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Feb. 2, 2005

Super Bowl Prediction

by Pratik Bhandari, Page Editor
And so we come to it at last. The Super Bowl. The great spectacle that has become, undoubtedly, one of the great events of the year. Most likely, over 40 million people will see the Philadelphia Eagles take on the New England Patriots February 6 at AllTel Stadium. So, let's get to it.

Patriots Passing Attack vs. Eagles Secondary:
Any talk of the Patriots passing attack must begin with the man who gets the ball in his hands every play. Tom Brady, a sixth round draft pick out of Michigan, is a real life Cinderella Story. After playing sparingly his rookie season, Brady has gone on to become a two-time Super Bowl MVP as well as accumulating an 8-0 record in the playoffs. Most people agree that he is just about the best clutch quarterback in the NFL.

The Patriots flaunted their offensive prowess against the Steelers in the AFC Conference Championship, lighting them up for 41 points, the most allowed the whole season by Pittsburgh. Most people thought that the Halloween game where the Steelers beat the Patriots was an anomaly because the Patriots didn't have Corey Dillon. The game was an anomaly, but more importantly, the Patriots also did not have their outstanding wide receiver Deion Branch that day. In the AFC Conference Championship, Branch had 116 receiving yards and one touchdown to go along with another 37 yards and a score on the ground. The Steelers were the number one defense in the league during the regular season, mostly because nobody could handle the pressure that was generated by their very aggressive defense. However, the Patriots had an offensive line capable of handling the rush and exposing the weakest part of Pittsburgh's defense: their secondary. Now ordinarily, Chris Hope, Troy Polamalu, Deshea Townsend and Willie Williams are a pretty good bunch, but not when you have to cover someone with the speed of a Deion Branch or David Givens. The Eagles, however, with a secondary that has three out of four players going to the Pro Bowl, are much better suited to the task. I have no doubt in my mind that if necessary, Sheldon Brown, Brian Dawkins, Michael Lewis and Lito Sheppard can cover Branch, Givens, David Graham, David Patten and even Kevin Faulk out of the backfield (who was ridiculously effective against the Steelers). With this obvious advantage in the secondary, the Eagles will be free to use their front seven to not only bottle up the running game, but also to try and put some pressure on Brady and force him to make bad throws.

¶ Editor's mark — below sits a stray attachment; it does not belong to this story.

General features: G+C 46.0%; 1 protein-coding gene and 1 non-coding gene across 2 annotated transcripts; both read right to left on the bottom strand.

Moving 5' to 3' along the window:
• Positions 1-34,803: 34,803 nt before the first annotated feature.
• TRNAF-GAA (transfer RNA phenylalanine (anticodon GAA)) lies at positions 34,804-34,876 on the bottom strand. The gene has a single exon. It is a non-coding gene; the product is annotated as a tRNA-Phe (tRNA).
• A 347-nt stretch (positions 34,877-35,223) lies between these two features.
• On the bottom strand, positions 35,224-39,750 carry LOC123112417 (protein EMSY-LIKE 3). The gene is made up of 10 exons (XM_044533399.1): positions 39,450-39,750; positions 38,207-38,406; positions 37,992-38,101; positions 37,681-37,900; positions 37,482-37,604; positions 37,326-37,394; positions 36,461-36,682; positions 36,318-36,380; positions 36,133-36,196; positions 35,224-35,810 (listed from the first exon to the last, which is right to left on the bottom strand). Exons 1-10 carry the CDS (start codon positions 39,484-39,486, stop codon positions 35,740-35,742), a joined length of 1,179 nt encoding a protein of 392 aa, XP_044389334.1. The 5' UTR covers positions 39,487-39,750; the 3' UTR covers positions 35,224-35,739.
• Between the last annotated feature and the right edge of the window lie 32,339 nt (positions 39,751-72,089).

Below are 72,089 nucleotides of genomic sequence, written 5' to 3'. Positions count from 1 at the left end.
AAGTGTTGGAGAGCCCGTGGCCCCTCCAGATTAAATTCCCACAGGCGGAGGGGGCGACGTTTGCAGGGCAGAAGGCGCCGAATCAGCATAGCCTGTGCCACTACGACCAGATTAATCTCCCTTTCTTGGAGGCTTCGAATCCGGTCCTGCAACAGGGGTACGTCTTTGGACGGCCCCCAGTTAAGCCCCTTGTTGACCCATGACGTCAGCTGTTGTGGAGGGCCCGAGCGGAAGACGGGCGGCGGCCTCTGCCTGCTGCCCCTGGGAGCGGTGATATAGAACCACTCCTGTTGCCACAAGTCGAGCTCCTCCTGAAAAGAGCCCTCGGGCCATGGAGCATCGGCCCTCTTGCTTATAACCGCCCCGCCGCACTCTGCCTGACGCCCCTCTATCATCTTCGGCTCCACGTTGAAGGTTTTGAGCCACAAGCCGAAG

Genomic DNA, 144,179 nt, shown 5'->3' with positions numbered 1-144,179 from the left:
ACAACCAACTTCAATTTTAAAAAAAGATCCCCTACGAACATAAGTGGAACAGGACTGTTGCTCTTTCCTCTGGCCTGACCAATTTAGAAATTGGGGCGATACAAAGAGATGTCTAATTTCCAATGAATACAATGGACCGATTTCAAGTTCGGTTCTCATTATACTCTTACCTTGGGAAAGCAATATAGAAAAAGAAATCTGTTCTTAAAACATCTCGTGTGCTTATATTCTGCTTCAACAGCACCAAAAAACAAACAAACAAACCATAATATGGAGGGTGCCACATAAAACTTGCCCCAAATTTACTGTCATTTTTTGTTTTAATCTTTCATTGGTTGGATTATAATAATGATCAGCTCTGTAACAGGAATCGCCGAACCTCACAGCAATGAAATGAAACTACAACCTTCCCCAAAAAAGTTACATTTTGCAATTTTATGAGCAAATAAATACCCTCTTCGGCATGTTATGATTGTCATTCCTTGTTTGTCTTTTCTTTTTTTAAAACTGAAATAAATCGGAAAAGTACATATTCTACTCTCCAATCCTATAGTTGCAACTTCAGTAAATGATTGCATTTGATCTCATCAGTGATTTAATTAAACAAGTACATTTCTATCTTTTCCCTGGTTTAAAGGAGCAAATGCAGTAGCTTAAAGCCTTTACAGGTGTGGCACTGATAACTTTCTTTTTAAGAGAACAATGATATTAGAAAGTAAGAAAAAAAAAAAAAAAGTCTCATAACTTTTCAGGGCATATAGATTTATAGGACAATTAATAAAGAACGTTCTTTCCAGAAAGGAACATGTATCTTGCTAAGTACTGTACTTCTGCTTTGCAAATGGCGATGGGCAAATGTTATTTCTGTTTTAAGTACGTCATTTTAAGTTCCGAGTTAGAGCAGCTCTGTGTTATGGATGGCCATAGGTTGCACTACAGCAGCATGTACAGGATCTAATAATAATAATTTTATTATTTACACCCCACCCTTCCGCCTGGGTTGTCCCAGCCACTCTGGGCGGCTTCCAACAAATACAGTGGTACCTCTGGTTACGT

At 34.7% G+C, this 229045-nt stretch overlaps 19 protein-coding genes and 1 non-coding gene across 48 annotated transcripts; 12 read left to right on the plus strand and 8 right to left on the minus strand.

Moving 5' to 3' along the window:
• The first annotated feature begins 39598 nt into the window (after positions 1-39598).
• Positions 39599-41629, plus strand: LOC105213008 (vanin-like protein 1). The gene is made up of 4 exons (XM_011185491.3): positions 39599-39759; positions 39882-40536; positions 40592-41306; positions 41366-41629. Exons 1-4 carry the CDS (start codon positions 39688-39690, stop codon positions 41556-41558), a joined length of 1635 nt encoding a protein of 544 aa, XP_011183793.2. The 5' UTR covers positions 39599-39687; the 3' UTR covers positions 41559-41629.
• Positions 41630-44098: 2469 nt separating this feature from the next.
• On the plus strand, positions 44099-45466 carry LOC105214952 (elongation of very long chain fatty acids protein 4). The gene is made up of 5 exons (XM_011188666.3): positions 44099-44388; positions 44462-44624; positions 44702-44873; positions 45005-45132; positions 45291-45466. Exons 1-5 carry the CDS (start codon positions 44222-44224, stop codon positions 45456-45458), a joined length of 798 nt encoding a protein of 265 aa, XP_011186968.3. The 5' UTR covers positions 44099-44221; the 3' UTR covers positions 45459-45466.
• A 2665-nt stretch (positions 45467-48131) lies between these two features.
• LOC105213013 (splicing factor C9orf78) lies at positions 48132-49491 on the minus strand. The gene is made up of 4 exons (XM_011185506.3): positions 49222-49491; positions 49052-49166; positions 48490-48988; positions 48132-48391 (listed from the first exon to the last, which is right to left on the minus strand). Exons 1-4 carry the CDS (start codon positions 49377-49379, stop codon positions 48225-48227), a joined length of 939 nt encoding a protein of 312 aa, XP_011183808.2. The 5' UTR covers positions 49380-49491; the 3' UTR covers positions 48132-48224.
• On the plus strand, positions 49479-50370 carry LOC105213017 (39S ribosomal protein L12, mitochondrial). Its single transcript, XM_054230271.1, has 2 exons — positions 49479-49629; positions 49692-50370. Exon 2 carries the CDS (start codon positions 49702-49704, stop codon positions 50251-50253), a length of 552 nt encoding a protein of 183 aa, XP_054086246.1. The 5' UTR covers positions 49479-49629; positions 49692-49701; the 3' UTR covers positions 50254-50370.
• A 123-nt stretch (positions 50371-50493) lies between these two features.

Patriots Running Attack vs. Eagles Front Seven:
Corey Dillon is a beast. I mean, he is one of the best contact runners in the game with a rare mix of both size and speed that allow him to push the pile for another two or three yards or to bounce it outside for a big gainer. The only thing that he can't do is to catch the ball. Even this season, he only had 15 catches for 103 yards. Some good receiving backs, like Brian Westbrook of the Eagles, can put those kinds of numbers up in a single game. However, the Eagles are one of the few teams that can take on the Patriots wonderful offensive line and shut it down. The left side of the Patriots offensive line, in particular, is very good with Matt Light at left tackle and Joe Andruzzi at left guard. The right side of the Eagles defensive line (which is the side that faces the left side of the offensive line) isn't their strongest what with Derrick Burgess at right end, but the Eagles can always shift Jevon Kearse over to left end and with their deep lineup of defensive linemen, they can constantly rotate them in and out to keep the front line pursuit fresh. The Eagles linebacking corps was in a bit of turmoil early on in the season with Mark Simoneau starting over Jeremiah Trotter at middle linebacker, but Trotter is in the starting role now, giving some much needed experience and patience to the fast, young outside linebackers Keith Adams and Dhani Jones. With the Eagles defensive line tying up the Patriots offensive line, and the linebackers providing run/short pass support, Philadelphia has a chance of containing the Patriots running game.

Eagles Passing Attack vs. Patriots Secondary:
The Patriots have had a dominant secondary most of the year, even with injuries to key players like Ty Law and Tyrone Pool. Most teams, after losing players of their caliber, would be forced to play more and more zone defense to cover up the liabilities of the new players. Not so with the Patriots, however, as Troy Brown (the Patriots very own "Jack of all Trades") Randall Gay, Asante Samuel and Eugene Wilson have done a masterful job with their coverages, often making plays that could be considered better than those that either Law or Poole could have made. With that being said though, I still believe that the secondary is the weakest part of the Patriots defense and that it should be the number one choice of where to attack. Obviously they have great talent in the secondary what with Rodney Harrison and all, but I think that this particular part of their defense is more susceptible than the others because all of these players do not have the same level of comfort that comes from hundreds of games in the same system or with the same people as both the linebacking corps and the defensive line do.

Let's not forget that Donovan McNabb is a bona fide star in his own right and that, with a little support from the players around him, he can lead his team to victory. In the NFC Championship game against the Atlanta Falcons, McNabb, without one of his most potent offensive weapons in Terrell Owens, proved that he was a star by making the players around him better. He made Freddie Mitchell look as if he was an All-Pro receiver, but most importantly, he found a way to win and prove that he could get things done in big games. After reaching the NFC Conference Championships the last three years but failing to go on to the Super Bowl, Andy Reid, Donovan McNabb and the rest of the Eagles got there once more this year and finally won.